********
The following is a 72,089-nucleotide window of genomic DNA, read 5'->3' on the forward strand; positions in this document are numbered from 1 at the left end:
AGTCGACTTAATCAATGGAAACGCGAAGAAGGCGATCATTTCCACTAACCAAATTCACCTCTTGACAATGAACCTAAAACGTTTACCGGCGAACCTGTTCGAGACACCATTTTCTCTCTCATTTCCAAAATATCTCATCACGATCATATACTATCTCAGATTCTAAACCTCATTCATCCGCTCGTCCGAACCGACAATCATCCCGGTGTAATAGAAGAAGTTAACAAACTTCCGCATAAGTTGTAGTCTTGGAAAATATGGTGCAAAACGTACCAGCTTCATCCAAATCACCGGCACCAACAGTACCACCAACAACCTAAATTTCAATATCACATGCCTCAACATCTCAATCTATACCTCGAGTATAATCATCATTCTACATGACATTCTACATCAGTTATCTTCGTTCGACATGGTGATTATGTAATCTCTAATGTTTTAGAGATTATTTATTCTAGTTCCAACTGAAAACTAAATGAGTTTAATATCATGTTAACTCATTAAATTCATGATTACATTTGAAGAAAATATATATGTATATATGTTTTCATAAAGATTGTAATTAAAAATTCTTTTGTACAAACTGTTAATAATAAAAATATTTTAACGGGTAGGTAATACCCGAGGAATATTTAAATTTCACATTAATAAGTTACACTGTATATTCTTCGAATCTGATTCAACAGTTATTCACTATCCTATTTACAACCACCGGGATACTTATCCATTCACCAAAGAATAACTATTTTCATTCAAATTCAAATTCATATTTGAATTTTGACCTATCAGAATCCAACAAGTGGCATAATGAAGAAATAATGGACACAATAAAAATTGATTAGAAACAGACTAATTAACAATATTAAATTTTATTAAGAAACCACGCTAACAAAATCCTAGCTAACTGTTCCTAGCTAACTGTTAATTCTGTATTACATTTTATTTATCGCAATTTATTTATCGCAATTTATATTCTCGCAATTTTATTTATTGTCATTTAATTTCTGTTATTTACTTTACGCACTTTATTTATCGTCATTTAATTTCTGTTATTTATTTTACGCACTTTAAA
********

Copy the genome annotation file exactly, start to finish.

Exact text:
The following is a 72,089-nucleotide window of genomic DNA, read 5'->3' on the forward strand; positions in this document are numbered from 1 at the left end:
AGTCGACTTAATCAATGGAAACGCGAAGAAGGCGATCATTTCCACTAACCAAATTCACCTCTTGACAATGAACCTAAAACGTTTACCGGCGAACCTGTTCGAGACACCATTTTCTCTCTCATTTCCAAAATATCTCATCACGATCATATACTATCTCAGATTCTAAACCTCATTCATCCGCTCGTCCGAACCGACAATCATCCCGGTGTAATAGAAGAAGTTAACAAACTTCCGCATAAGTTGTAGTCTTGGAAAATATGGTGCAAAACGTACCAGCTTCATCCAAATCACCGGCACCAACAGTACCACCAACAACCTAAATTTCAATATCACATGCCTCAACATCTCAATCTATACCTCGAGTATAATCATCATTCTACATGACATTCTACATCAGTTATCTTCGTTCGACATGGTGATTATGTAATCTCTAATGTTTTAGAGATTATTTATTCTAGTTCCAACTGAAAACTAAATGAGTTTAATATCATGTTAACTCATTAAATTCATGATTACATTTGAAGAAAATATATATGTATATATGTTTTCATAAAGATTGTAATTAAAAATTCTTTTGTACAAACTGTTAATAATAAAAATATTTTAACGGGTAGGTAATACCCGAGGAATATTTAAATTTCACATTAATAAGTTACACTGTATATTCTTCGAATCTGATTCAACAGTTATTCACTATCCTATTTACAACCACCGGGATACTTATCCATTCACCAAAGAATAACTATTTTCATTCAAATTCAAATTCATATTTGAATTTTGACCTATCAGAATCCAACAAGTGGCATAATGAAGAAATAATGGACACAATAAAAATTGATTAGAAACAGACTAATTAACAATATTAAATTTTATTAAGAAACCACGCTAACAAAATCCTAGCTAACTGTTCCTAGCTAACTGTTAATTCTGTATTACATTTTATTTATCGCAATTTATTTATCGCAATTTATATTCTCGCAATTTTATTTATTGTCATTTAATTTCTGTTATTTACTTTACGCACTTTATTTATCGTCATTTAATTTCTGTTATTTATTTTACGCACTTTAAA